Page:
The awards were based on the Company's performance compared to its financial
goal for 2001 as well as the participants' achievement of their individual
objectives. The incentive awards to the Company's officers were approved by
the Board of Directors on February 5, 2002. Mr. DeBenedictis' annual incentive
compensation for 2001 was based on the Company's earnings and the Committee's
assessment of Mr. DeBenedictis' individual performance. Mr. DeBenedictis'
achievements in 2001 included growing revenues by 12%, increasing the customer
base by 4% through 20 acquisitions and growth ventures, aggressively pursuing
low interest financing and managing the operations efficiently (operating
expense to revenue ratio dropped to 36.4%, one of the lowest in the water
industry) and effectively.
Effective March 19, 2002, the Committee approved management's recommendation
to reduce the performance period for the dividend equivalents granted in 2000
and 2001 by one year based on the Company's performance against the 2001
measurement criteria established by the Committee for this purpose at its
March 5, 2001 meeting. The measurement criteria involve targets for earnings
per share, dividends, total return to shareholders over a five-year period and
Section 162(m) of the Internal Revenue Code generally precludes the
deduction for federal income tax purposes of more than $1 million in
compensation paid to the Chief Executive Officer and the other officers named
in the Summary Compensation Table in any one year, subject to certain
specified exceptions. Given the nature of the stock option grants and the
level of other compensation paid to the Chief Executive Officer and the other
executive officers named in the Summary Compensation Table, the deduction
limitation is presently inapplicable to the Company. The Committee will
address this limitation if and when it becomes applicable to the Company's
John F. McCaughan
G. Fred DiBona, Jr.
Alan R. Hirsig
The foregoing report of the Executive Compensation and Employee Benefits
Committee shall not be deemed incorporated by reference by any general
statement incorporating by reference this proxy statement into any filing
under the Securities Act of 1933 or Securities Exchange Act of 1934, except to
the extent that the Company specifically incorporates this information by
reference, and shall not otherwise be deemed filed under such Acts.
SUMMARY COMPENSATION TABLE
The following Summary Compensation Table shows compensation paid by the
Company for services rendered during the years 2001, 2000 and 1999 for the
Company's Chief Executive Officer and the other four most highly compensated
executive officers of the Company.
SUMMARY COMPENSATION TABLE
Vivendi S.A. Sole voting and 16.8%
42 Avenue dispositive power over
de Friedland 75380 11,510,137 shares(1)
Paris, Cedex 08 France
Long Term Compensation
Annual Compensation Awards Payouts
------------------------------------------ ------------------------ -------
Other Restricted Under- All Other
Annual Stock lying LTIP Compen-
Name and Compen- Award(s) Options/ Payouts sation
Principal Position Year Salary($)(1) Bonus($)(2) sation($)(3) ($)(4) SAR's(#)(5) ($) ($)(6)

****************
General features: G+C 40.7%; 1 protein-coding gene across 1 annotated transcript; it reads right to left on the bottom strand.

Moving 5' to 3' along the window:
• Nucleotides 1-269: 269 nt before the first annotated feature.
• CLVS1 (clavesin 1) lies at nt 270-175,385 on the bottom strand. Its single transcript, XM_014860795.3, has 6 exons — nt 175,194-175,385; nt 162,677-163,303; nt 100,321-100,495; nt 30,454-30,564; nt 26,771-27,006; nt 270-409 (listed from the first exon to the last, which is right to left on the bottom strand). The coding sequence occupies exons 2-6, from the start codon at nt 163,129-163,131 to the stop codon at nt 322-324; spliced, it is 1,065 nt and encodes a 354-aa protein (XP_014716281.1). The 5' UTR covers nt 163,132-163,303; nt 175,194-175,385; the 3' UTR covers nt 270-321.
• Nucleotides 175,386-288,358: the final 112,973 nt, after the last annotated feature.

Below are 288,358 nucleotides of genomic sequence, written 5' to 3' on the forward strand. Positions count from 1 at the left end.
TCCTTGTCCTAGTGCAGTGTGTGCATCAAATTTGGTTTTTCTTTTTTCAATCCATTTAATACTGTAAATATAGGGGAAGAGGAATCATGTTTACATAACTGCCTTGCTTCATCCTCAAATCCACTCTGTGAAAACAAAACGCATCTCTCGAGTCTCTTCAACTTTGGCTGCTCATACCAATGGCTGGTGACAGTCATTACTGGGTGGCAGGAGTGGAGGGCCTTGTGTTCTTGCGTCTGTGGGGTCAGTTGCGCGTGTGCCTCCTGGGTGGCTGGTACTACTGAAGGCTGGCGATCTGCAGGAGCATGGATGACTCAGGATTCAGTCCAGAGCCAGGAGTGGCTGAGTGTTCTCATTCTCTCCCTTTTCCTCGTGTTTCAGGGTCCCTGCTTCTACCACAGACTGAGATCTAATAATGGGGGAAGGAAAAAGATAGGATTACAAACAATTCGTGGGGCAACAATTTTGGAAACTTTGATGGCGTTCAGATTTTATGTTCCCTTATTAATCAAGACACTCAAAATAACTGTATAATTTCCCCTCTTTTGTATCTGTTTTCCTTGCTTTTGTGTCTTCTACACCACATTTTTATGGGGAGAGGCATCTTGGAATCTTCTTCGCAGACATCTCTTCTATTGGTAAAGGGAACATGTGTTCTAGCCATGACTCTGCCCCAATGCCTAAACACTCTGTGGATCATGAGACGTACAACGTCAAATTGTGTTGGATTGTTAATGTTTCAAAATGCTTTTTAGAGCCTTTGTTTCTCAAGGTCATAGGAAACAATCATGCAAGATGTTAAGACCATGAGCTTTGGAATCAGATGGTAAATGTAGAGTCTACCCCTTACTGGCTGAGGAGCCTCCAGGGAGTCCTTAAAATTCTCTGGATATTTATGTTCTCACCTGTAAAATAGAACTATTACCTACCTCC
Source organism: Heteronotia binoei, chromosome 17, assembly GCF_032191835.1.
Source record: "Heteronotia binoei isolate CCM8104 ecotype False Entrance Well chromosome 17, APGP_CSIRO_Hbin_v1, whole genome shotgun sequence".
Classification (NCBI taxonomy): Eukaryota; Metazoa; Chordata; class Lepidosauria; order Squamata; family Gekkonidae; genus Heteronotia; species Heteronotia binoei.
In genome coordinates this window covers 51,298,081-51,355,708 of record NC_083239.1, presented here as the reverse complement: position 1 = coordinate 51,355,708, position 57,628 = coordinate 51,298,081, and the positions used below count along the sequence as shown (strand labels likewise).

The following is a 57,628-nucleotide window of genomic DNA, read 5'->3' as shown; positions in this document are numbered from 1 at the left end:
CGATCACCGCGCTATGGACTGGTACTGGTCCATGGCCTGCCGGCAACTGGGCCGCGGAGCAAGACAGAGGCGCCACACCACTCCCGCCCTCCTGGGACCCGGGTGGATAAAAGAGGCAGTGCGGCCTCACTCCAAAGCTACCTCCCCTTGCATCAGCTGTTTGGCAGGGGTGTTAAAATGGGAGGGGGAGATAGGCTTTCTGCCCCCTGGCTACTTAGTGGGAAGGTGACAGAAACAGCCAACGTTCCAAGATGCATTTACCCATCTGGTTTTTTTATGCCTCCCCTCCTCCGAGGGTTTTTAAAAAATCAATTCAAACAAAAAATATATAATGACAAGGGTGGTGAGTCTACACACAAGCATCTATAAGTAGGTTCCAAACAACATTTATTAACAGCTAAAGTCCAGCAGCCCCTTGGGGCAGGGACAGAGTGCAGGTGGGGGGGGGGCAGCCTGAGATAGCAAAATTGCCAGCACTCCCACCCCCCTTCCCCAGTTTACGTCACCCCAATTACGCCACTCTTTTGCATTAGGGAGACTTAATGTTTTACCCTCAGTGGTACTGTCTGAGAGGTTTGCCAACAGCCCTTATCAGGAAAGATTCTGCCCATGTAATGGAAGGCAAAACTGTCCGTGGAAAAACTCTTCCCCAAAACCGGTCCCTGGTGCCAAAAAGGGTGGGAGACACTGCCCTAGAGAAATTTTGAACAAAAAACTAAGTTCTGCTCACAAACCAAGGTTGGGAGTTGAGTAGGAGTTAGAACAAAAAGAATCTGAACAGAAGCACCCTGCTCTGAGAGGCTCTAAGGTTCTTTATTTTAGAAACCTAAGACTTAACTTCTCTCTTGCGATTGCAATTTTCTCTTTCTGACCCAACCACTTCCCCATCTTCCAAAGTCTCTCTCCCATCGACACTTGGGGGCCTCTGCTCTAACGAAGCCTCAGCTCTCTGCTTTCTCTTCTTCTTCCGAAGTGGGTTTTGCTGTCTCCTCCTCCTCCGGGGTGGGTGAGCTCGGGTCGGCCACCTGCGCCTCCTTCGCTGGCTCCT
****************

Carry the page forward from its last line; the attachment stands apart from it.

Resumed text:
-------------------------- ---- ------------ ----------- ------------ ---------- ----------- ------- ---------
(1) Salary deferred at the discretion of the executive and contributed to the
Company's Thrift Plan or Executive Deferral Plan is included in this
(2) Includes cash bonuses for services rendered during the specified year,
regardless of when paid.
(3) Company matching contributions under the Company's Thrift Plan and
Executive Deferral Plan are included in this column.
(4) Mr. DeBenedictis was awarded a grant of 31,250 shares of restricted stock
on May 15, 2000 under the Company's 1994 Equity Compensation Plan. The fair
market value of the shares awarded on May 15, 2000
was $15.002 per share based on the average of the opening and closing
prices on the New York Stock Exchange on that date. One-third of the
restricted stock grant will be released to Mr. DeBenedictis each year on
the anniversary of the grant and he is entitled to receive the dividends on
the restricted shares pending their release. At year-end 2001, the value of
the 20,834 shares still subject to restrictions was $469,807 based on the
closing price for the stock on December 31, 2001 of $22.55.
(5) Option award numbers have been restated to reflect the December 2000 and
December 2001 5-for-4 stock splits in the form of stock distributions.
(6) Includes: (a) the dollar value, on a term loan approach, of the benefit of
the whole-life portion of the premiums for a split dollar life insurance
policy on Mr. DeBenedictis maintained by the Company, projected on an
actuarial basis ($8,877); (b) Company payments on behalf of Mr.
DeBenedictis to cover the premium attributable to the term life insurance
portion of the split dollar life insurance policy ($1,215); (c) the amounts
accrued for the named executive's accounts in 2001 in connection with the
dividend equivalent awards made from 1997 through 2001 (Messrs.
DeBenedictis $126,120, Stahl $27,602, Smeltzer $19,720, Riegler $25,224,
and Coulter $33,908); (d) the value of group term life insurance maintained
by the Company on the named executives (Messrs. DeBenedictis $3,031, Stahl
$595, Smeltzer $315, Riegler $1,514 and Coulter $4,731); and (e) earnings